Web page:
SAH, Benin (BP)–Two children with flaming red hair — and fearful faces — cautiously approached a doctor inside the mobile clinic.
Like many Mokole people in Benin, west Africa, these children had never been treated by a physician. And as children of the local sorcerer, they had never heard about Jesus Christ. But by the end of the day, the children had both their bodies and souls treated by the Christian medical team.
A Southern Baptist volunteer medical team from Florida recently shared the gospel with many people who would not normally hear it, including the sorcerer’s children and eight elders of a local mosque. They treated more than 1,100 people, and were the first volunteer medical team to work among the Mokole.
More than 58,000 Mokole people live in northern Benin. Most practice either animism or Islam, with a Muslim mosque in almost every Mokole village. Traditionally, the Mokole have shown indifference and wariness towards Christianity.
The team first traveled to the village of Sah, where the mayor’s family was among 488 people treated.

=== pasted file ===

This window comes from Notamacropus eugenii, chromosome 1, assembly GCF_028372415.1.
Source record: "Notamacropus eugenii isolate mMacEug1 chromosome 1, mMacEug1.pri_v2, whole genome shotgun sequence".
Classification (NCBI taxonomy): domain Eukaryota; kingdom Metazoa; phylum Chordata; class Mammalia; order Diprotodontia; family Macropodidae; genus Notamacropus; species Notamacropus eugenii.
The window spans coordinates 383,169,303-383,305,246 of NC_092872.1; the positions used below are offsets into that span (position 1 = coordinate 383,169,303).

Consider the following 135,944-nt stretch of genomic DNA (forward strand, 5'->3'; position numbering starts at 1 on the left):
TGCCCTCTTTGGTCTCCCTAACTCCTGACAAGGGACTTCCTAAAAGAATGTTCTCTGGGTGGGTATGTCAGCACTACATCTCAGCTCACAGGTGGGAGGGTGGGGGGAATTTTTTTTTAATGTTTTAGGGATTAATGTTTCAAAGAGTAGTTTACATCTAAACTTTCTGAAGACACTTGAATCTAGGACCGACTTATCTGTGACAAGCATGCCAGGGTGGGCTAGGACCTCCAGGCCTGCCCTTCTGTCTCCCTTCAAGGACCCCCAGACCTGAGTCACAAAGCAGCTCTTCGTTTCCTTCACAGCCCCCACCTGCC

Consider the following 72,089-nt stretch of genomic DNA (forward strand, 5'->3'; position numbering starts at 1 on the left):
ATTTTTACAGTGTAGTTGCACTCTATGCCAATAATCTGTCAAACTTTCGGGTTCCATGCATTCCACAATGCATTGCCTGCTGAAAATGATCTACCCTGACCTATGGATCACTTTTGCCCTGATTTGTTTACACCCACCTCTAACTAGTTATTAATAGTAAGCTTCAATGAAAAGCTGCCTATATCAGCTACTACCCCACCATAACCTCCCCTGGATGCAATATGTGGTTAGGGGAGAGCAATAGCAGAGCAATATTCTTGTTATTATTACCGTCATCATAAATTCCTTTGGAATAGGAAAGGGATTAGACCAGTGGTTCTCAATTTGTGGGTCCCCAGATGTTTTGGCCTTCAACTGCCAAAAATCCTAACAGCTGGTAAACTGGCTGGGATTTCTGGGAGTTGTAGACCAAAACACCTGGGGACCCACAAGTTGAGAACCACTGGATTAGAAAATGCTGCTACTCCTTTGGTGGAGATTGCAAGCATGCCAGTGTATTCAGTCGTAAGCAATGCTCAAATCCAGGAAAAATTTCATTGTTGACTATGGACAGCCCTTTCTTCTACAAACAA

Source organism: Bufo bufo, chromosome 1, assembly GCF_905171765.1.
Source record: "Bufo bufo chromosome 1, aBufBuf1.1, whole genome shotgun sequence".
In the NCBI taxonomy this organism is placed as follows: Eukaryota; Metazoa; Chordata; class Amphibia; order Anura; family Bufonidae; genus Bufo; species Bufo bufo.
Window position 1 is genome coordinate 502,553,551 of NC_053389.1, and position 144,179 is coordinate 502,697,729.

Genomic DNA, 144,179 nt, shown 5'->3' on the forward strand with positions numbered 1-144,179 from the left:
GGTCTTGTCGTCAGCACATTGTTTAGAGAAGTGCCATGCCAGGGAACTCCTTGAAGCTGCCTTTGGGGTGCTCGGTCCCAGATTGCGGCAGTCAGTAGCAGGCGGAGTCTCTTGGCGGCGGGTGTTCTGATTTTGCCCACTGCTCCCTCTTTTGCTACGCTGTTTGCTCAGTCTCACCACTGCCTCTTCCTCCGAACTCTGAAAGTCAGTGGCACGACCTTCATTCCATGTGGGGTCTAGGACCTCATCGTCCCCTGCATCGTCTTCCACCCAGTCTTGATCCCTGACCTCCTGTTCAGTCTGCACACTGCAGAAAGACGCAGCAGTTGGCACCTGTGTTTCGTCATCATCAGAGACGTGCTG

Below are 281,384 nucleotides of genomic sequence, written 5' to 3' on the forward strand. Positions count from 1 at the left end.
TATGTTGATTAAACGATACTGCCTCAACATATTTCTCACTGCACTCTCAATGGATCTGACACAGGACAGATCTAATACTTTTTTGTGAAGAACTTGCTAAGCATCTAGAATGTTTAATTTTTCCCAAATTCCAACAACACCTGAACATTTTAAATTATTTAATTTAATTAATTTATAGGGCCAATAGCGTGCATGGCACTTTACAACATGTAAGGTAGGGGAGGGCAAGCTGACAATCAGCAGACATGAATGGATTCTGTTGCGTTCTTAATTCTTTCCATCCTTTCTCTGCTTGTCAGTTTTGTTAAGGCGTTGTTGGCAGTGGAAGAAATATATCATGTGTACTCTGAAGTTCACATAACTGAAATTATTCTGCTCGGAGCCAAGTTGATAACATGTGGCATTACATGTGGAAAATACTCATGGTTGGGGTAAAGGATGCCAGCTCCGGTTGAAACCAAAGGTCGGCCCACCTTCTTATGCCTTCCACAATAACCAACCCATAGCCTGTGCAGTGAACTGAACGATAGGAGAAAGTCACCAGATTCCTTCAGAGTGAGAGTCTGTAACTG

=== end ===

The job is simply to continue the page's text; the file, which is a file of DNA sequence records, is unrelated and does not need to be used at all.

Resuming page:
“The medical missions ministry has increased our level of acceptance,” said Sam Parham, a Southern Baptist International Mission Board missionary from Gainesville, Fla. “And in the Mokole culture, acceptance is the key first step.”
The team went to Pede, home of the only active evangelical church among the Mokole. Upon arrival, the volunteers realized the building they were to use for the clinic was unsanitary. They went on a hunt for another site, and soon located a newly built pharmacy owned by a local mosque. Although the elders of the mosque had advertised that the pharmacy would be closed to Christians, they allowed the medical team to use the facilities. The elders even visited the clinic to see the doctors.
“As each leader came to each checkpoint in the clinic, they thanked us profusely for helping their village,” missionary Kathy Parham said. “We in turn thanked them and told them we were in their village because we love God and care about their people.”
Missionaries were able to share with seven of the elders tracts written in their language. The eighth was a Fulani man who asked for a tract in his language, too. “We didn’t have any, but we promised him we’d locate one if possible and get it to him,” Parham said.
“Many doors have been opened in both villages and hearts touched. We have yet to see all that God will do through this volunteer mission ministry.”